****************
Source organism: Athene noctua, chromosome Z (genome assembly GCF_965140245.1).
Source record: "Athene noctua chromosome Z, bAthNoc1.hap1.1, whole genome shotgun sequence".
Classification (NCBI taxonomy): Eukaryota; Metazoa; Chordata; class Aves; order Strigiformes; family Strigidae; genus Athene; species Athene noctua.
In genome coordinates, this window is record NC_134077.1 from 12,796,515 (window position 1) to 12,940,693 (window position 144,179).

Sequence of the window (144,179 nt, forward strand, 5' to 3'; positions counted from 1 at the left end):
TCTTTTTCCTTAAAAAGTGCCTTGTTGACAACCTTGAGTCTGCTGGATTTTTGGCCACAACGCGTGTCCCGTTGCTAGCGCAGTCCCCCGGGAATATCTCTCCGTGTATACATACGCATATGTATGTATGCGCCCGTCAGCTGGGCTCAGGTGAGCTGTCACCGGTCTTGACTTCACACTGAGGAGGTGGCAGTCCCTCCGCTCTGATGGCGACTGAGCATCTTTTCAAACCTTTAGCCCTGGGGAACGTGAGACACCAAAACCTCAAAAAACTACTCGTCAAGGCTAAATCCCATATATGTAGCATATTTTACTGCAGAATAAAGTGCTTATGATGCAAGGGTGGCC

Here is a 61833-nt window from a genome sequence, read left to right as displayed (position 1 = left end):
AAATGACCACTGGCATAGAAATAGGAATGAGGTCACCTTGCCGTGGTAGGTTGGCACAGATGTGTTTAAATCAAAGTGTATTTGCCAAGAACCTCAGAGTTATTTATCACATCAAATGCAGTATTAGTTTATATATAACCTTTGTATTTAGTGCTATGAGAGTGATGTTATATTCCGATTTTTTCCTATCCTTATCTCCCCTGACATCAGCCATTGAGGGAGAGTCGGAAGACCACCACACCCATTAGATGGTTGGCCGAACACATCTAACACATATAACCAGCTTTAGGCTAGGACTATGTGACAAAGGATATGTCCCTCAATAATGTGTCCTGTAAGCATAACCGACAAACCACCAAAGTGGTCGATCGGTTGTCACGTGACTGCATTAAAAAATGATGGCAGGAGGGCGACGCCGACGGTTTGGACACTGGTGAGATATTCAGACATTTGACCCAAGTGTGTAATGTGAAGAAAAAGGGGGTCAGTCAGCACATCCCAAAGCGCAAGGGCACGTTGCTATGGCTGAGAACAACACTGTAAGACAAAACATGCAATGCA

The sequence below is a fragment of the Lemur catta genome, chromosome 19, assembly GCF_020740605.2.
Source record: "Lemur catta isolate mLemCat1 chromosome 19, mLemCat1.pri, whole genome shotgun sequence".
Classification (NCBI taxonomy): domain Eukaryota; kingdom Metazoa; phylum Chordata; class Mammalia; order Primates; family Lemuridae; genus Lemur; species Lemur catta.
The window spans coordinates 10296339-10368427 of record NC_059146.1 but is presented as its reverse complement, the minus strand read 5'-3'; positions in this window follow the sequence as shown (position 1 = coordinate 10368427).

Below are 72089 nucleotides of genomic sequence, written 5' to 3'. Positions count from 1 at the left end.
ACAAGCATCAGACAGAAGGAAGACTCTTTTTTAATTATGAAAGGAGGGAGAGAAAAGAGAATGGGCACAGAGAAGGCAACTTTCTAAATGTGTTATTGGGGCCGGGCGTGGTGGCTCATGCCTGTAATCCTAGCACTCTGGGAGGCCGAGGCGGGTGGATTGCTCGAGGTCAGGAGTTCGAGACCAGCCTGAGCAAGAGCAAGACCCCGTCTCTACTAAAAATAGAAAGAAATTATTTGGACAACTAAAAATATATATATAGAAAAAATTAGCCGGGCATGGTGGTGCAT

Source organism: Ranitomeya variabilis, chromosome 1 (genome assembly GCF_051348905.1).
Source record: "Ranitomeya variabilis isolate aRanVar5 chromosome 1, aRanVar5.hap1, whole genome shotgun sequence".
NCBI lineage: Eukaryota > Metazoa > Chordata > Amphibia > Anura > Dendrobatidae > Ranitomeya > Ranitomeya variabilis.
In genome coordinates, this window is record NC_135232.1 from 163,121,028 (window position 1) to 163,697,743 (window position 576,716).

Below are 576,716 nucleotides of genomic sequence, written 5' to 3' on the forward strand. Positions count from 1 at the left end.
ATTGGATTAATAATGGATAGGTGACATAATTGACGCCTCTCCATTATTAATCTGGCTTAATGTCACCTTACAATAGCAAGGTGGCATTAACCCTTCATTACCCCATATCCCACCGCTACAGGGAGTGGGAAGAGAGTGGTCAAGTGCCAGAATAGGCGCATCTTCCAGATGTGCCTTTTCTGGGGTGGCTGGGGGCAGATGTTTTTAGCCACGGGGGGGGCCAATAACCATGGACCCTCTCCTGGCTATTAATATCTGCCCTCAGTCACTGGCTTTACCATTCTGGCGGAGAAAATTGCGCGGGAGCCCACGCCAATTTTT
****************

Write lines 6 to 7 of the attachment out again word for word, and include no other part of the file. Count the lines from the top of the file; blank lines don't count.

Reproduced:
TCTTTTTCCTTAAAAAGTGCCTTGTTGACAACCTTGAGTCTGCTGGATTTTTGGCCACAACGCGTGTCCCGTTGCTAGCGCAGTCCCCCGGGAATATCTCTCCGTGTATACATACGCATATGTATGTATGCGCCCGTCAGCTGGGCTCAGGTGAGCTGTCACCGGTCTTGACTTCACACTGAGGAGGTGGCAGTCCCTCCGCTCTGATGGCGACTGAGCATCTTTTCAAACCTTTAGCCCTGGGGAACGTGAGACACCAAAACCTCAAAAAACTACTCGTCAAGGCTAAATCCCATATATGTAGCATATTTTACTGCAGAATAAAGTGCTTATGATGCAAGGGTGGCC

Here is a 61833-nt window from a genome sequence, read left to right as displayed (position 1 = left end):